Atmospheric vorticity sets the basin-scale circulation in Hudson Bay

Igor A. Dmitrenko, Paul G. Myers, Sergei A. Kirillov, David G. Babb, Denis L. Volkov, Jennifer V. Lukovich, Ran Tao, Jens K. Ehn, Kevin Sydor, David G. Barber

Research output: Contribution to journalArticlepeer-review

4 Scopus citations


Hudson Bay of northern Canada receives upward of 700 km3 of river discharge annually. Cyclonic water circulation in Hudson Bay transports this massive volume of riverine water along the coast toward Hudson Strait and into the Labrador Sea. However, synoptic, seasonal and interannual variability of the freshwater transport in Hudson Bay remains unclear. Using yearlong observations of current velocity profiles, collected from oceanographic moorings deployed in western Hudson Bay from September 2016 to September/October 2017, we examined the role of atmospheric forcing on circulation and freshwater transport in the Bay. Our analysis reveals that the along-shore southeastward current through western Hudson Bay was amplified through the entire water column in response to winds generated by cyclones passing over Hudson Bay toward Baffin Bay and/or the Labrador Sea. An atmospheric vorticity index was used to describe the atmospheric forcing and found to correlate with sea surface height and along-shore currents. We showed that a surface Ekman on-shore transport increases sea surface heights along the coast, producing a cross-slope pressure gradient that drives an along-shore southeastward flow, in the same direction as the wind. Expanding our observations to the bay-wide scale, we confirmed this process of wind-driven water dynamics with (1) satellite altimetry measurements and (2) ocean model simulations. Ultimately, we find that cyclonic wind forcing amplifies cyclonic water circulation in Hudson Bay facilitating the along-shore freshwater transport to Hudson Strait. During periods of positive atmospheric vorticity, this forcing can reduce the residence time of riverine water in Hudson Bay.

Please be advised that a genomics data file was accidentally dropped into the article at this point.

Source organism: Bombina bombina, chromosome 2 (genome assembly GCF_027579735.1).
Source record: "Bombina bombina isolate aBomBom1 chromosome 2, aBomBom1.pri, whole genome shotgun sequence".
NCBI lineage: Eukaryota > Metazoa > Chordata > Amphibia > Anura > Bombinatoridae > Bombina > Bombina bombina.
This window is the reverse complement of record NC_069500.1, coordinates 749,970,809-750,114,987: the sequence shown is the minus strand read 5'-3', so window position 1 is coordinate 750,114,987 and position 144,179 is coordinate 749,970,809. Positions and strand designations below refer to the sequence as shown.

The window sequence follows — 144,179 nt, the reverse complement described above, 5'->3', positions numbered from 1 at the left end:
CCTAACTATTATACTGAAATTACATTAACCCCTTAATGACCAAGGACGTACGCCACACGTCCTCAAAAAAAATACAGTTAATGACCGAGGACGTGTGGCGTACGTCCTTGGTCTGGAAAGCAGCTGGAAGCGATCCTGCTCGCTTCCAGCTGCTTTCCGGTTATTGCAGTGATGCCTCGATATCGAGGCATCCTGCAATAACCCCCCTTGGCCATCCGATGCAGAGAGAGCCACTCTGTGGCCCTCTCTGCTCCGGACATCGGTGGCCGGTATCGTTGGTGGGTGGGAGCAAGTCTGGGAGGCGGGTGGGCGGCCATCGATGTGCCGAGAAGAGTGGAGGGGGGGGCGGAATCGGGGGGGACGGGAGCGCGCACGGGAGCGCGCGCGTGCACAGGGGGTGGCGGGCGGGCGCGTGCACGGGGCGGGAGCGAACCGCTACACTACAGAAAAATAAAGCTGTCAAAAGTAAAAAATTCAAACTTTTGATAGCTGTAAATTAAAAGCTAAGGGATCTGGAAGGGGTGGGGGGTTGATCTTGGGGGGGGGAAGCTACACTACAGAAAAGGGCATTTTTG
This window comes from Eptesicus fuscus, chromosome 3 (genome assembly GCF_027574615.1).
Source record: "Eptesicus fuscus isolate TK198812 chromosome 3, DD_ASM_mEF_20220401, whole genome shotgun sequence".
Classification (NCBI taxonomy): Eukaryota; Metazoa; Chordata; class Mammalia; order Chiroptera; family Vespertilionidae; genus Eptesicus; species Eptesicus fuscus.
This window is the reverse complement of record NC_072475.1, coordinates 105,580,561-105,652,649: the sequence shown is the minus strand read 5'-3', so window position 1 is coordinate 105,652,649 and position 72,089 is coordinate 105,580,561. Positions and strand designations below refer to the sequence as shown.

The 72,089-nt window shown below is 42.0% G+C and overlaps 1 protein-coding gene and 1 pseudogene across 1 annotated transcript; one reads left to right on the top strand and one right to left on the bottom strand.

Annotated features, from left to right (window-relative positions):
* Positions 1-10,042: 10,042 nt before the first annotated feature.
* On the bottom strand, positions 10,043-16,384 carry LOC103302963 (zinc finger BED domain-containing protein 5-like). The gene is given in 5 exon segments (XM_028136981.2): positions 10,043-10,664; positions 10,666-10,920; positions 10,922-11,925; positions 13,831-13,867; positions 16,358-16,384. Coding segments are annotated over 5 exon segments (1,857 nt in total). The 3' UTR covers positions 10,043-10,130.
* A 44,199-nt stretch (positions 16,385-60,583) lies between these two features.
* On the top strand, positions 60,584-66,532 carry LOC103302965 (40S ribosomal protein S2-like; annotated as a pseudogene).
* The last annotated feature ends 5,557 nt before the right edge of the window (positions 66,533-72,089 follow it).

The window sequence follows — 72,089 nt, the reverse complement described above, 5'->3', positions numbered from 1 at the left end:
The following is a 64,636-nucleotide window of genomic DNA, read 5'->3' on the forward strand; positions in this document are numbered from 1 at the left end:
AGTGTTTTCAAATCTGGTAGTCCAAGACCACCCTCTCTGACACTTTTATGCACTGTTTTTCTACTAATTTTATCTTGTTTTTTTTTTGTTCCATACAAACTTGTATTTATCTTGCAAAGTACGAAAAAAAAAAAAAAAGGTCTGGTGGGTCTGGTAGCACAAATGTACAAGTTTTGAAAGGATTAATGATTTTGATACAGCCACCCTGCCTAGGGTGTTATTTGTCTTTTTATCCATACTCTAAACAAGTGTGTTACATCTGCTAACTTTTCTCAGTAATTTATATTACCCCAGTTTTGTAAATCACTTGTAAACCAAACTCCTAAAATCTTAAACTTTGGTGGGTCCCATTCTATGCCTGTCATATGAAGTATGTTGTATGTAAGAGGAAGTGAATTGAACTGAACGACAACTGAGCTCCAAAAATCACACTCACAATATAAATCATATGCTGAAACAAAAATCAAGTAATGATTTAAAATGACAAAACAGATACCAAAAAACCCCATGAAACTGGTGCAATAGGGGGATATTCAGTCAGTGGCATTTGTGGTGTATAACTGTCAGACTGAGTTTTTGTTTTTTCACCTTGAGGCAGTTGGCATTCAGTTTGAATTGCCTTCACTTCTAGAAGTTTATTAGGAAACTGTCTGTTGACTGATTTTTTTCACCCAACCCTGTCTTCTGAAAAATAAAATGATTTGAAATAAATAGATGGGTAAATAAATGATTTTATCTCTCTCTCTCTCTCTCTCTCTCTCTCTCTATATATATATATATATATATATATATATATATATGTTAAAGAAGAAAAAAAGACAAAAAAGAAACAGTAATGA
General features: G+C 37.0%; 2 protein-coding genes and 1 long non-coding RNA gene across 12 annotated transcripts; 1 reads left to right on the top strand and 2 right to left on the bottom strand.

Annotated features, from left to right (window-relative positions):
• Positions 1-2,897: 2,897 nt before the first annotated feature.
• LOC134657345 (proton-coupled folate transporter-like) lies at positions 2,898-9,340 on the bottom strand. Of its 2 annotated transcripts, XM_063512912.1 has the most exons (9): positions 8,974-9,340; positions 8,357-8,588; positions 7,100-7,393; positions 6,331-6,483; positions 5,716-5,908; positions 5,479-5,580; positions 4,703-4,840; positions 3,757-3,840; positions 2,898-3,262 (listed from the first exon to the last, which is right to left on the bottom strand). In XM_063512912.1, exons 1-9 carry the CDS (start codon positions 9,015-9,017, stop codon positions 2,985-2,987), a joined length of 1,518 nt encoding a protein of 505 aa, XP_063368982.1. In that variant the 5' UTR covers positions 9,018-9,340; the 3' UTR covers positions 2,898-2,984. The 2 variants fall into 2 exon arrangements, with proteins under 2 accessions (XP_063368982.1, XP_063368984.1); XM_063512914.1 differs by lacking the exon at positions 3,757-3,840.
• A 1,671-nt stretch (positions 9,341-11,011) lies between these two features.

Original languageEnglish (US)
Article number049
Issue number1
StatePublished - Nov 23 2020


  • Atmospheric vorticity
  • Cyclonic water circulation
  • Hudson Bay
  • Velocity measurements
  • Wind forcing

ASJC Scopus subject areas

  • Oceanography
  • Environmental Engineering
  • Ecology
  • Geotechnical Engineering and Engineering Geology
  • Geology
  • Atmospheric Science


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